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Robinson faces Irish one last time

Andrew Gastelum | Thursday, September 20, 2012

If Michigan senior quarterback Denard Robinson put together a resume against Notre Dame, it would look something like this: longest run in Notre Dame Stadium history, two straight comeback wins with under 30 seconds remaining, eight touchdowns and 944 total yards – all in just two games.

“He’s a superior football player,” Irish coach Brian Kelly said. “He’s a difference maker.”

Robinson made the first night game in the history of Michigan Stadium a night to forget for the Irish last season. The Deerfield Beach, Fla., native threw for 338 yards and four touchdowns while rushing for 108 yards and a touchdown in the Wolverines’ 35-31 victory on Sept. 10, 2011. Two of those passing touchdowns came within the last two minutes of the game, including the game-winner on a 16-yard touchdown pass with two seconds left.

Behind Robinson, the Wolverines put up 28 points in the fourth quarter, which they entered facing a 24-7 deficit. With 23 seconds left in the game, Michigan was stuck at its own 20-yard line trailing by three before Robison’s heroics took center stage.

“Well, I thought we did a pretty good job, really, for three quarters [last year],” Kelly said. “You know, I think if there’s a couple plays we’d like to have back in the passing game maybe; but we liked our plan. [Now] we think that we are physically a better football team than we were the previous couple years.”
It is Robinson’s ability to make a big play down the field that
Kelly said the Irish will focus on limiting.

“We have to find a way to limit big chunk plays, just like we have the first few weeks,” Kelly said. “It’s about our defense not giving up those big chunk plays. We gave them up in the running game in year one and we gave them up in the passing game in year two. We have to eliminate and control those big plays that are out there. If we do that, we feel pretty good.”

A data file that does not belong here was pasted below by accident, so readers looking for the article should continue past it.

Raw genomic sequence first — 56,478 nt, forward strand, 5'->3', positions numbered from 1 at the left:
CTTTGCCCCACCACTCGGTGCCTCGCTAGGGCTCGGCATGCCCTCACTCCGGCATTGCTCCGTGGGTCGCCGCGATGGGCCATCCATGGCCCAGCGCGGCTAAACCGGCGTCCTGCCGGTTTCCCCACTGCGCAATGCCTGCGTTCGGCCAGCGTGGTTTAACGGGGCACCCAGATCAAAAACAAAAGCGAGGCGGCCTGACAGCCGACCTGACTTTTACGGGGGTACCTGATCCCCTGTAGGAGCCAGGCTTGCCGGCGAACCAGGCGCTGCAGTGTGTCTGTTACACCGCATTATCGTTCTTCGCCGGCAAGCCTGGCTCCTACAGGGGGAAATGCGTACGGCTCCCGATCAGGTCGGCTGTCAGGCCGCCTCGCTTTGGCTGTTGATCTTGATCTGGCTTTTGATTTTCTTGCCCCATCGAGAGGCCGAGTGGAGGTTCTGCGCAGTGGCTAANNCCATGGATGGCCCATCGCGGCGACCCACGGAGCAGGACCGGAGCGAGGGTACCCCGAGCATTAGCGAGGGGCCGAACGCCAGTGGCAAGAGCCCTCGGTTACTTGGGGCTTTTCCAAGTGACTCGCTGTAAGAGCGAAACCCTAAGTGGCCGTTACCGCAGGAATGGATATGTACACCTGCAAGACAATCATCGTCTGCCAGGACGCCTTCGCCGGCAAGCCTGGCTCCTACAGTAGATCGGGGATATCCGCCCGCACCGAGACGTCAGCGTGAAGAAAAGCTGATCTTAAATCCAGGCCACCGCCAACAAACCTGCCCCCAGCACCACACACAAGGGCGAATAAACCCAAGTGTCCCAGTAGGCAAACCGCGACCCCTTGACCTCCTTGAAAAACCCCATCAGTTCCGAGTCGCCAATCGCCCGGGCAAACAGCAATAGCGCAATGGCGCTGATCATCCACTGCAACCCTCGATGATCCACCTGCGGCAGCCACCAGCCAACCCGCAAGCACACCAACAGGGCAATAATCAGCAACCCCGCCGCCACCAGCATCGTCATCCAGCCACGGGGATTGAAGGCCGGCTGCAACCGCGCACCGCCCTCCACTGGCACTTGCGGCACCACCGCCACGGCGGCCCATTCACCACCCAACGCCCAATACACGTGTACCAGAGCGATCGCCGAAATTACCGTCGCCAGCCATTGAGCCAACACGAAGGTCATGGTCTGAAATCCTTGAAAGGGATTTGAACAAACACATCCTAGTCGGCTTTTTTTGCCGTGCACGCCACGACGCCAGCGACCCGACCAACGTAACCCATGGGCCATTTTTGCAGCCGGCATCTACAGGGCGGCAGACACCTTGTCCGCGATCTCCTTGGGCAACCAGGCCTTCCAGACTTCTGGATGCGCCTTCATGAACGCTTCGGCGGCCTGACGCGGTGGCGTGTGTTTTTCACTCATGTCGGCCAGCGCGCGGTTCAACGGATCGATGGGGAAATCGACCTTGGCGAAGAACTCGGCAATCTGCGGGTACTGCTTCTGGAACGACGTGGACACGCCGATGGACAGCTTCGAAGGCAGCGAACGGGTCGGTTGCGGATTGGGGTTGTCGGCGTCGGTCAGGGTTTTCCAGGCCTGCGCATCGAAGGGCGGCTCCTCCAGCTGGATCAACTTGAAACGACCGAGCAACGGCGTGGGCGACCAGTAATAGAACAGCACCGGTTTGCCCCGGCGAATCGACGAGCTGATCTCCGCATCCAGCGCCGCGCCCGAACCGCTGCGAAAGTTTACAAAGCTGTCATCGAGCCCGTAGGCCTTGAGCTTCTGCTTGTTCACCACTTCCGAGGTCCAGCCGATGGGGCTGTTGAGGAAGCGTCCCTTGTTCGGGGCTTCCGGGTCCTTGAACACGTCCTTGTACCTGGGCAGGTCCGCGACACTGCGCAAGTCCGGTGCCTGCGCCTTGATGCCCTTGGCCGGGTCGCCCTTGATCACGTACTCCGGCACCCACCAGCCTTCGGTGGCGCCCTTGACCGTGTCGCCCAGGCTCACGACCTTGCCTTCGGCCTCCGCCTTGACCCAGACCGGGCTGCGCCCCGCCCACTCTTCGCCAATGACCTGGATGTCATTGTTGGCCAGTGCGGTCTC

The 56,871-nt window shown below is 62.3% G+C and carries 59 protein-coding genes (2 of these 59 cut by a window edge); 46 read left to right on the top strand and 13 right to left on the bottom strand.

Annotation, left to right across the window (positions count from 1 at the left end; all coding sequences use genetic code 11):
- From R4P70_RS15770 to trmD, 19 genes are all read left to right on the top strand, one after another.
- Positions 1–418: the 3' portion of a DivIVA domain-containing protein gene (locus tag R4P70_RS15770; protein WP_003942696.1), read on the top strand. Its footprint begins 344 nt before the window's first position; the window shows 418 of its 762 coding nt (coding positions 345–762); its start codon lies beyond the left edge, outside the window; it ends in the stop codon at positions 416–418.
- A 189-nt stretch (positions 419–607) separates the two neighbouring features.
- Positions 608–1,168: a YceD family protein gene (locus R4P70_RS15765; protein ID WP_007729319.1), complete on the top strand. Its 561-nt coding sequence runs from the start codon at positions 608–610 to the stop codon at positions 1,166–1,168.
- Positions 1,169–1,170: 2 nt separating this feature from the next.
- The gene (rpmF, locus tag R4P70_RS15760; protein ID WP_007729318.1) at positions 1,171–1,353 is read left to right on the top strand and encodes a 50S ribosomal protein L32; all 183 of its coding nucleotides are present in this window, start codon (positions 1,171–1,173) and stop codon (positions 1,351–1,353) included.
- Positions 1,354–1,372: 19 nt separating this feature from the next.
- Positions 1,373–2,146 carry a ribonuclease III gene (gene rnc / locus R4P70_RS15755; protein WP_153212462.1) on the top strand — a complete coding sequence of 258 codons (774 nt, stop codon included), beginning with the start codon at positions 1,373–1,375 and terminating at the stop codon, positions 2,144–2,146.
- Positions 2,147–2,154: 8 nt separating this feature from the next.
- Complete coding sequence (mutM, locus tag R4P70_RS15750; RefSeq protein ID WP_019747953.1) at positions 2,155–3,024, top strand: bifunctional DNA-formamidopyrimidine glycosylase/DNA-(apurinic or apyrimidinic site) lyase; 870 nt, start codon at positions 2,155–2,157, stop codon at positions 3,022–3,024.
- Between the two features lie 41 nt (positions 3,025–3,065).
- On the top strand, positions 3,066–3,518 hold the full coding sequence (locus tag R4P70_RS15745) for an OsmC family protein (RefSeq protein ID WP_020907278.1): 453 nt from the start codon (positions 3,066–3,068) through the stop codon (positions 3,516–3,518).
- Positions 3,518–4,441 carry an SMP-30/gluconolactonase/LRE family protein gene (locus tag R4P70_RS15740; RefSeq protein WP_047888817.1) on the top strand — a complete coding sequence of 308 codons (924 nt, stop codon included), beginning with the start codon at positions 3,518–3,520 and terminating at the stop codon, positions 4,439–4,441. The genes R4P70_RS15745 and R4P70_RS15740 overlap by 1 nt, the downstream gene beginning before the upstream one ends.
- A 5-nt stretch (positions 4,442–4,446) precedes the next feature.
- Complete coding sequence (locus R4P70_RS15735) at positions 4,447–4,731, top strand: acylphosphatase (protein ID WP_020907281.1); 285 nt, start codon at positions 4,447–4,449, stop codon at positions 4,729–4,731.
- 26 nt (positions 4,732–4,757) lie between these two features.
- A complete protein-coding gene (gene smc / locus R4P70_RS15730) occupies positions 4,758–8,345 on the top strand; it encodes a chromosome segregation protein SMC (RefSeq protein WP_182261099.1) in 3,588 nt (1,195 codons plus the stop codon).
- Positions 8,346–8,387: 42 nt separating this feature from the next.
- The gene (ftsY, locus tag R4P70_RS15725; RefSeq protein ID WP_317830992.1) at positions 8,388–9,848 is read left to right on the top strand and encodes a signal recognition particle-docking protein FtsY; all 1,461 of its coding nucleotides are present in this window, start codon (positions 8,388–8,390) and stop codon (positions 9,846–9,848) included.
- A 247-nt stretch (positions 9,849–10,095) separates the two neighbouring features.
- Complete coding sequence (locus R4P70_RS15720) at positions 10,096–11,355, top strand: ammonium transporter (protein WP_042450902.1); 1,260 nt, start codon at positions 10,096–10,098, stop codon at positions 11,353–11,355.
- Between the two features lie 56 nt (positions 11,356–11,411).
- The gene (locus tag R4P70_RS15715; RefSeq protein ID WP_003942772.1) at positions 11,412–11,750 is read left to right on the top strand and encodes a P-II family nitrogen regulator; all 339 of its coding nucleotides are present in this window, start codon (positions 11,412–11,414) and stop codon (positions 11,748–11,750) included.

In year one against Notre Dame, Robinson torched the Irish for 502 total yards and three touchdowns in a 28-24 win at Notre Dame Stadium on Sept. 11, 2010. A major chunk of his 258 rushing yards came on one carry, an 87-yard touchdown that set the record for the longest run in Notre Dame Stadium history. His other rushing touchdown came with 27 seconds left
in the fourth quarter to send the Wolverines home with the victory. Despite Robinson’s success against Notre Dame, Irish senior safety Zeke Motta said he does not change much when trying to prepare for a dynamic quarterback.

“There’s not much that we do differently,” Motta said. “I’m going to keep my preparation the same. I’m going to focus on my fundamentals.”

Robinson does not come without his weaknesses, however. No. 1 Alabama’s defense held Robinson to 27 rushing yards and 200 passing yards with two interceptions in the 41-14 Alabama win Sept. 1. The Crimson Tide (3-0) unveiled a possible formula for stopping Robinson, based on establishing an early lead and containing the quarterback within the pocket.

“I think it was attributed to getting up on them,” Kelly said. “[Alabama] got some scores on them. [Michigan] got them behind the chains a few times. And then, you know, they had some opportunistic turnovers.”

Kelly said the much-improved Irish defense cannot risk focusing too much on either Robinson’s running or passing, or the man nicknamed “Shoelace” could come away undefeated against Notre Dame.

“It’s a difficult proposition, because you can’t sell out on either [rushing or passing],” Kelly said. “You have to be balanced.
You have to be able to manage it and you’ve got to keep him from making big plays. So there isn’t an easy answer to that. He’s a superior football player. He’s not a great player; he’s the best player on the field.”

Contact Andrew Gastelum at